Charlottesville - home of the University of Virginia and the huge UVA Medical Center - continues to be among the most progressive cities in Virginia. Now, St. Paul's Memorial Church, an Episcopal parish, has taken things up a further notch in the progressive movement by announcing that it will begin to recognize same sex relationships and joins six other Episcopal parishes in Virginia to do so and accept the reality that committed same sex couples exist and deserve church recognition. WVIR-TV 29 has coverage on St. Paul's historic and welcomed decision. Here are some highlights:
A Charlottesville Episcopal church is taking steps toward recognizing same-sex unions. "It is another step along the road that this church has had in opening its doors to people. Particularly people on the margins," said Rector James Richardson.
St. Paul's Memorial Church sits right across University Avenue from the UVA Rotunda. And after months of deliberation, it's decided to stand up to officially recognize same-sex relationships.
"What we are doing is not in a vacuum, it is part of the wider church, not every part of the church is doing the same thing," Richardson said. "In the end it came to me to ask permission of the bishop about whether we could bless these relationships."
The church joins six other Episcopal congregations in the Diocese of Virginia approved to perform similar ceremonies.
'The Rt. Rev. Shannon S. Johnston, bishop of the Episcopal Diocese of Virginia, has authorized seven congregations to provide a generous pastoral response to faithful same-sex couples in the context of a church service. "I am convinced – both theologically and experientially – that committed, monogamous, same-sex relationships can be faithful in and to the Christian life," noted Bishop Johnston. He also reiterated his firm commitment to supporting all congregations in the Diocese of Virginia, including those congregations who object theologically to same-sex blessings.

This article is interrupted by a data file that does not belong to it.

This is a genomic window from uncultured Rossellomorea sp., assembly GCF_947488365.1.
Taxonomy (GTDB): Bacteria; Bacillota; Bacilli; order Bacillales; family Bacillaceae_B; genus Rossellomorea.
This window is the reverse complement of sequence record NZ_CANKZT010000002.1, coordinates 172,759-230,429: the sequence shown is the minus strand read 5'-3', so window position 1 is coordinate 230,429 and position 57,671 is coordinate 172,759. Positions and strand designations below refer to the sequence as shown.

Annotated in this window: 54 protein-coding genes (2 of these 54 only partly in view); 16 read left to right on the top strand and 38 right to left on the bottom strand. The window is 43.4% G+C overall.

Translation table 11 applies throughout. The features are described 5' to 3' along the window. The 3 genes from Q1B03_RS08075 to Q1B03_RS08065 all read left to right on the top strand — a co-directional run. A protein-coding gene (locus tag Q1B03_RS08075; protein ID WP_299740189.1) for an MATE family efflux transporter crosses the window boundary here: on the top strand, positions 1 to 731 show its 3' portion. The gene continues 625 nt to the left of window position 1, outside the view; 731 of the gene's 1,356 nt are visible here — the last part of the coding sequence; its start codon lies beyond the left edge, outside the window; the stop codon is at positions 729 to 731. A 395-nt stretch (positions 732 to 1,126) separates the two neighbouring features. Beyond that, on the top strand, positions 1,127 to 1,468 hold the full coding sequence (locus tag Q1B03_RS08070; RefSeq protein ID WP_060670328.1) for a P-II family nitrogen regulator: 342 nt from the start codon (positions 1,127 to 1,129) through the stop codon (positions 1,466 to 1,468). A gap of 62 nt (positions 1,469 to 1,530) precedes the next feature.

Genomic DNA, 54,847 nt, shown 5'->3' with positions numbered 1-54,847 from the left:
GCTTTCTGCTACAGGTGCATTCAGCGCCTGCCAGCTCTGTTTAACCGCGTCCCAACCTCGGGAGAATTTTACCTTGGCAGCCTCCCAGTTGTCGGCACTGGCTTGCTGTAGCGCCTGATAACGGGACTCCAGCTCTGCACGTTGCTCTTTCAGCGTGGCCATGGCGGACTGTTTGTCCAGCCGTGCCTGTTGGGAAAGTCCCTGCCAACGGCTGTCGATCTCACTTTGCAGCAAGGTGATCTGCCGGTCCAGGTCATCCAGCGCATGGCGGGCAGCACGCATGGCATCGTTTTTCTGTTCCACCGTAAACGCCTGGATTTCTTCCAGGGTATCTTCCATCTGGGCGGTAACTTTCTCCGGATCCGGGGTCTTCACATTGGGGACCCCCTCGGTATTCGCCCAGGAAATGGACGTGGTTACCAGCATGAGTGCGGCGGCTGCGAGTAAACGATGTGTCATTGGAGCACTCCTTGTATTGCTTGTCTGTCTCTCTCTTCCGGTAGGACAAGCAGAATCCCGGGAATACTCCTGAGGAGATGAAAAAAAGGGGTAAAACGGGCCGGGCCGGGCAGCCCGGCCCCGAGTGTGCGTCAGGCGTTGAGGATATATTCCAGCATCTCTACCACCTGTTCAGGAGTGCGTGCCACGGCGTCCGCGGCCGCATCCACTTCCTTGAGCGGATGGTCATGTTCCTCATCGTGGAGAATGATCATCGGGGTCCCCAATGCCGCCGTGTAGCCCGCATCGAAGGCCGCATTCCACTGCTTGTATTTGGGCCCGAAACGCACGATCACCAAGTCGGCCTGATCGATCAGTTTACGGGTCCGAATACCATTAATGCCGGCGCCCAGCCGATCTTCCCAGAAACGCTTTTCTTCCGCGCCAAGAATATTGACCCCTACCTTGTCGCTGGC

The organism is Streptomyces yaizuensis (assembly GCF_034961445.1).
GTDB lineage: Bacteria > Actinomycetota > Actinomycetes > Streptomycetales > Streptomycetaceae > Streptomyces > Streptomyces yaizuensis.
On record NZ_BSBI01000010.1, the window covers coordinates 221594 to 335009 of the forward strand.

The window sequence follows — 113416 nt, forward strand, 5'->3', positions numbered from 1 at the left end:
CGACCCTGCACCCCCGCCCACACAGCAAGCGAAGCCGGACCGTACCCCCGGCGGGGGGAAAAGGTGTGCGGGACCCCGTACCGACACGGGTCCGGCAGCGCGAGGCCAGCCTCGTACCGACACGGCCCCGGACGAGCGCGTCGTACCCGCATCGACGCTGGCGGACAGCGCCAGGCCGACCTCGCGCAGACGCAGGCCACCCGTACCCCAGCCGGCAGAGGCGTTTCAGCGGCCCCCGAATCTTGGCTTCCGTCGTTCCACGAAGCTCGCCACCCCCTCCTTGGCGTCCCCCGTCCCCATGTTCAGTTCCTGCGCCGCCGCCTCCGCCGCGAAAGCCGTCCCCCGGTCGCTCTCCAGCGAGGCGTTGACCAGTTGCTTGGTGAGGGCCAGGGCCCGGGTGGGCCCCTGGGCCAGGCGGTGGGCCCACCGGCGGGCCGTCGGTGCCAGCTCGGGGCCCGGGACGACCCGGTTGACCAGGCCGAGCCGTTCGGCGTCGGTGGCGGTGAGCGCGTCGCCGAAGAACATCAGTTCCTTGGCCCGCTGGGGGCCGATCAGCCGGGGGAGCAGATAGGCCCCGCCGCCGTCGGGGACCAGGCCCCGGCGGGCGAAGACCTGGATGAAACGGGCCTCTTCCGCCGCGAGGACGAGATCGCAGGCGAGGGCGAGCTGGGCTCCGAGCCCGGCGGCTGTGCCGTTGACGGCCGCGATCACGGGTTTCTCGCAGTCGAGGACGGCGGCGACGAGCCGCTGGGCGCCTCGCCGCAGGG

In his decision to bless and recognize same sex unions, Richardson turned to his congregation, his clergy, and even the Bible itself. He says the decision reflects the fact that the definition of marriage is changing.
"The Bible has a rather large latitude on marriage," Richardson said. "We think of it now as primarily for the mutual joy of husband and wife. That has led to an inevitable question - is it only men and women who can have the mutual joy of a committed, supportive, loving relationship?" Richardson doesn't think so.
"The steady progression of the episcopal church has been to open our arms of love and welcome more people and provide for them all of the blessings that the church provides," he said. "We can celebrate - you are in a loving, committed, faithful relationship. We celebrate it. You are welcome here and we bless it. And god blesses you."
Kudos to St. Paul's and the Diocese of Virginia. By this action, it gives testimony that not all Christians embrace fear and hatred of others. Would that more churches followed this example.